HONG KONG: China's largest domestically-produced jumbo jet made its international debut at Asia's biggest air show in Hong Kong yesterday, in a demonstration of the country's ambition to be a global aviation giant.
The single-aisle C919 is a jetliner with up to 200 seats that could boost the country's fledgling aviation industry to compete with Western rivals like Boeing Co. and Airbus SAS. The C919 was designed by Commercial Aircraft Corporation of China (COMAC).
The plane is scheduled to take its maiden voyage in 2014 before being delivered to buyers in 2016, according to Wang Wenbin, an official of the COMAC.
Work on the prototype began last week, he said. A car-sized mock-up of the jet was on display yesterday at the Asian air show.
The project is a major first step by China toward the production of commercial planes, along with the research and technology capabilities for its fast-growing domestic market rather than relying on foreign companies. It would also pave the way for international expansion.
Because China's nascent commercial aerospace industry still lacks expertise, the C919 initially will be outfitted with engines and other parts from foreign companies.
"The civil aviation industry is just starting to boom," said Wang, COMAC's assistant general manager. "Although we have ... experience in civil aircraft manufacturing, we still have a long way to go compared to aviation industry superpowers such as the United States."
The C919 is designed for short- to medium-range hauls up to 5,555 km, and can seat as many as 200 depending on the configuration. According to state media, the first "9" in the jet's name was chosen because it suggests eternity in Chinese culture, with the "19" referring to the 190 seats the plane might accommodate. The "C" stands for COMAC.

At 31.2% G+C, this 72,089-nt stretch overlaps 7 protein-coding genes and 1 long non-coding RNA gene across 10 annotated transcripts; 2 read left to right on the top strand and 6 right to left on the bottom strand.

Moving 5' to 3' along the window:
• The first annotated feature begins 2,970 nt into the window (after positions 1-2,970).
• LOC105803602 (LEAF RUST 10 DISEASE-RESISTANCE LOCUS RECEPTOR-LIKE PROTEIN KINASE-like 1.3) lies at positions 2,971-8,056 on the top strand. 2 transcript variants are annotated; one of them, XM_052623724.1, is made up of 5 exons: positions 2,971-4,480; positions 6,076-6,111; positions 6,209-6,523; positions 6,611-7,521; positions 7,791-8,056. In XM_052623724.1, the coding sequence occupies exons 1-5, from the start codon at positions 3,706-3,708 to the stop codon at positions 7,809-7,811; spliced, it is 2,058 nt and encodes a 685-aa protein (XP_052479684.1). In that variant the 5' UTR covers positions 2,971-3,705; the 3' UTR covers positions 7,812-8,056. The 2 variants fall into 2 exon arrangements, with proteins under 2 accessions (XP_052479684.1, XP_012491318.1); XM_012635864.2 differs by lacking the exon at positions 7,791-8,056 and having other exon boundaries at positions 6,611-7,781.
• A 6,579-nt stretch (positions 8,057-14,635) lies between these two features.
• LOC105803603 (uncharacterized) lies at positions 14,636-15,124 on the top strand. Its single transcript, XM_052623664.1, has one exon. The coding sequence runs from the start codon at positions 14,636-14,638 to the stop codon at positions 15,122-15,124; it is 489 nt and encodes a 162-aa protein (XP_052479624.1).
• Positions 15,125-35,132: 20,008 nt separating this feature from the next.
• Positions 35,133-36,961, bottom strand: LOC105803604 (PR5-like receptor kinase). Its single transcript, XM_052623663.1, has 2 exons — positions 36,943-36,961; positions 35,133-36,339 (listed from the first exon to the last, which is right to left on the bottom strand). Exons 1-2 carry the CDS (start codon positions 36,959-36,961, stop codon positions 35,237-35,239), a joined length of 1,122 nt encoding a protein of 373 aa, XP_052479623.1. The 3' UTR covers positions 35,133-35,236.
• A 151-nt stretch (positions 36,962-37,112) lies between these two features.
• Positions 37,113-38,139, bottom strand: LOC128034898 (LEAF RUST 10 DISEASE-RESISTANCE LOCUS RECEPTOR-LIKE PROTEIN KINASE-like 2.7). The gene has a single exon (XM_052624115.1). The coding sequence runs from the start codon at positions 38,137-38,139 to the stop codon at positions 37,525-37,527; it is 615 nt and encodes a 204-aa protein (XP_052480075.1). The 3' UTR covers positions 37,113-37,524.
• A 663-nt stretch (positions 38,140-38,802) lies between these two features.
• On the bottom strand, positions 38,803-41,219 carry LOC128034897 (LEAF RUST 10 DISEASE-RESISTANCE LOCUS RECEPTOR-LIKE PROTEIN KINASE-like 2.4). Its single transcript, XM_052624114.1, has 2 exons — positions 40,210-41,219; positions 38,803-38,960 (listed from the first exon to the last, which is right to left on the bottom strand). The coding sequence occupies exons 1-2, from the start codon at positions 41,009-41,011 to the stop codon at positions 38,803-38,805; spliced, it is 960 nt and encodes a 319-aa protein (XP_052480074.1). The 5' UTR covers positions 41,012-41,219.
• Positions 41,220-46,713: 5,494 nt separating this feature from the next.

Executives from global aviation suppliers are expected to make visits to China's main aircraft maker in the coming three months as the latter will select engine suppliers for the country's first-ever jumbo jet by the end of 2009.
COMAC is currently in talks with major engine suppliers, including General Electric, Rolls Royce and United Technologies Corp's Pratt & Whitney, a senior executive of the firm said at the Asian Aerospace International Expo and Congress in Hong Kong yesterday.
COMAC will select engine suppliers for the C919 project by the end of 2009, said Chen Jin, general manager of COMAC's sales and marketing department.
"We expect the C919 will have its test flight in 2014 and be delivered to customers in 2016," he added.
The profitable C919 project, believed to enable engine suppliers to pocket nearly $200 billion by 2050, has attracted proposals from global aviation suppliers.
Officials from General Electric, the US technology conglomerate, have made repeated visits to Shanghai-based COMAC over the last month and have said they are confident that the company will win contracts to supply engines for China's largest aircraft project.
The company's aircraft engines are the best and that makes the company very confident about being chosen as a supplier, Mark Norbom, GE's China president was quoted by Reuters as saying.
COMAC declined to comment on which company would be the potential winner but indicated foreign suppliers that design and manufacture products with Chinese companies would be preferred candidates.
Among the key selling points that would help China take on Boeing and Airbus are efficiency and costs, according to Chen Jin, COMAC's sales and marketing chief.
Compared to similar jets made by the two global aviation giants, the C919s will be cheaper for airlines to operate. They will also use between 12 and 15 percent less fuel, Chen said in an interview with The Associated Press.
But the day when China is poaching orders from Western companies in their own markets is still far off. Marketing of the C919 will be directed at the mainland at first, likely local carriers such as Air China and China Eastern, before going global.
"It depends on the market," Chen said. "The market is changing all the time."
Also in development by Shanghai-based COMAC is a 70 to 110-seat ARJ-21 passenger jet, designed for the local market.
Last year, General Electric Commercial Aviation Services signed a deal to order 25 of ARJ-21s. GE is supplying the engines for the project.
AP and Reuters contributed to the story